Elise Ashley Hanley
Christmas Day 2017
Trinity on the Green
Happy Christmas, everyone!
You might be surprised to NOT find the story of Jesus’ birth in our readings this morning. There’s no story of Mary and Joseph and angels, or shepherds. There’s no talk of no room at the inn, or a babe in a manger. Instead, the Gospel of John begins at the beginning – the beginning of time. Long before the birth we celebrate today, Jesus, the Word, was with God – and Jesus was God. All things came into being through Jesus – and without Jesus, not one thing came into being. The poetic language of the text may be a little off putting at first – in fact, some scholars think that this prologue of John’s Gospel was written as a hymn to sing – but our Gospel message reminds us of the cosmic Christ – the Word of God who was always there, and who then became a flesh and blood human to live among us. On Christmas, we celebrate not just Jesus the baby, or just Jesus the man who died for us, but Jesus, as the essential word of God; Jesus Christ, the personal wisdom and power in union with God, God’s minister in creation and government of the universe. Jesus who always was and always is, and is to come.1 God sent Jesus into the world to save us by becoming just like any of us, a human being: a human being to be our friend, role model, and saviour.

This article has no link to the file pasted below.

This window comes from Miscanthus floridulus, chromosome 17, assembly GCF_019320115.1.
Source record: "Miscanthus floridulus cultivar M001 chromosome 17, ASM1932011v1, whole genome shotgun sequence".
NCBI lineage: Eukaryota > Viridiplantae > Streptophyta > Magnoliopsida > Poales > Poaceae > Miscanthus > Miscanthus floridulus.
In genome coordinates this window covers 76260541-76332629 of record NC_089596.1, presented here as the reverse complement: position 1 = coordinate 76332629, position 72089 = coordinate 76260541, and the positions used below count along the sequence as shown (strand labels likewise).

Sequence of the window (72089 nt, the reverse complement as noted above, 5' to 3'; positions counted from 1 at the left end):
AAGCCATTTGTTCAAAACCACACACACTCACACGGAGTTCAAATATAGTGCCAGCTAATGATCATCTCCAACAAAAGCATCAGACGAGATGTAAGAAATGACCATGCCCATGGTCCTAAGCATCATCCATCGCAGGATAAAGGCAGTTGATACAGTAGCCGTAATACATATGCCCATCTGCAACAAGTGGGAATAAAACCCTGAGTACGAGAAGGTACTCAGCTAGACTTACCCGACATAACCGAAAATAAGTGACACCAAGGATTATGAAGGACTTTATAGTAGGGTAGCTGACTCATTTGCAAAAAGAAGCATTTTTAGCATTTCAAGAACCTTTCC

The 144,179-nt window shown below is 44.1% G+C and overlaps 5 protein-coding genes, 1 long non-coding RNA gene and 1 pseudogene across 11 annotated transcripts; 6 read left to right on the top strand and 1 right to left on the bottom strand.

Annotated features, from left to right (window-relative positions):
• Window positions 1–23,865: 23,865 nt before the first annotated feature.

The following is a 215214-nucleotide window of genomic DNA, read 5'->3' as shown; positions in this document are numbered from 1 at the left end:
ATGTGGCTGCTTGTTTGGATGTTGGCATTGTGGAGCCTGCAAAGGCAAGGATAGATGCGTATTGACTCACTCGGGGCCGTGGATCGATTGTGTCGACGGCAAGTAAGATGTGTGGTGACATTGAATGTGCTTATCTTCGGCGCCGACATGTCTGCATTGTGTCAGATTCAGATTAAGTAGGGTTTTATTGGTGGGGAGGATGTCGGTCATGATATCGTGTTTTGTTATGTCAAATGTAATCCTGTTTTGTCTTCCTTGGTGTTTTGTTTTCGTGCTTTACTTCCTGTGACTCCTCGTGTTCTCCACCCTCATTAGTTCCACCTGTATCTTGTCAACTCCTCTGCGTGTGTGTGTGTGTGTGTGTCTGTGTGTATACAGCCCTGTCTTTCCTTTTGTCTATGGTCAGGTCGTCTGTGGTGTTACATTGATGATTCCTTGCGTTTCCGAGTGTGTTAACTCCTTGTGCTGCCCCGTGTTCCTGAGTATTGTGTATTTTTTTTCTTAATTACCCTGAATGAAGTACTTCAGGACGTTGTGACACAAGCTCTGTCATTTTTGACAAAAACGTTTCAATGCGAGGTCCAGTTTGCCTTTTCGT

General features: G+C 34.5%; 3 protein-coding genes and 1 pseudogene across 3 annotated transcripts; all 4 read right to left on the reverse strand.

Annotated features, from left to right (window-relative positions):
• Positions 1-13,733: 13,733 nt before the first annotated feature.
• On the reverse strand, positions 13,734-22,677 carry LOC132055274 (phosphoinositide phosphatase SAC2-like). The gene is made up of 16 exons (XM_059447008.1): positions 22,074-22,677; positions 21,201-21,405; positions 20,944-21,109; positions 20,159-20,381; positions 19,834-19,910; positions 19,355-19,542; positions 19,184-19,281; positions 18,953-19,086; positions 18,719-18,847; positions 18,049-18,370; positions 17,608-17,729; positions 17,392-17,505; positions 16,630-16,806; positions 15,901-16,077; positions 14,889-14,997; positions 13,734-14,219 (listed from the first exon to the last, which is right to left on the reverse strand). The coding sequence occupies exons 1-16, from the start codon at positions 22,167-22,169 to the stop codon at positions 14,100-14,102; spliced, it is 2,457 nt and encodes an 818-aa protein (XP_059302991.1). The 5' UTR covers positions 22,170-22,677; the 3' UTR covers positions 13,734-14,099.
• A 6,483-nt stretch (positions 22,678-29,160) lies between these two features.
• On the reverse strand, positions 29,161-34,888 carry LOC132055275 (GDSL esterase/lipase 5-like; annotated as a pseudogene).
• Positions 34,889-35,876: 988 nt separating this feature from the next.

If I could describe this Gospel passage with just one word, I think I would say that it is mysterious. How does God become human while still being divine? And why must it be that the divine must become human, in order for us humans to be bound to God? Christmas is ultimately a great mystery.
Now, as much as I wish I were Nancy Drew or Columbo, I’m not here to solve any mysteries today. We don’t have many if any hard facts on how Christmas happened exactly. What we have are stories, passed down through the generations, written and translated again and again. Somehow, over 2000 year is later, we still tell this story. We still continue these traditions.
Today, we celebrate that God did not remain aloof and removed from us. Instead, God sent Emmanuel – God with us. God IS with us. And God loves us, no matter what. I invite you on this Christmas Day to revel in the mystery of God’s love, in the mystery of the incarnation. Let us continue to tell the story of Jesus – the Word made flesh. I wish you all a blessed Christmas.
1 drawn from class notes with Dr. Deirdre Good, The General Theological Seminary.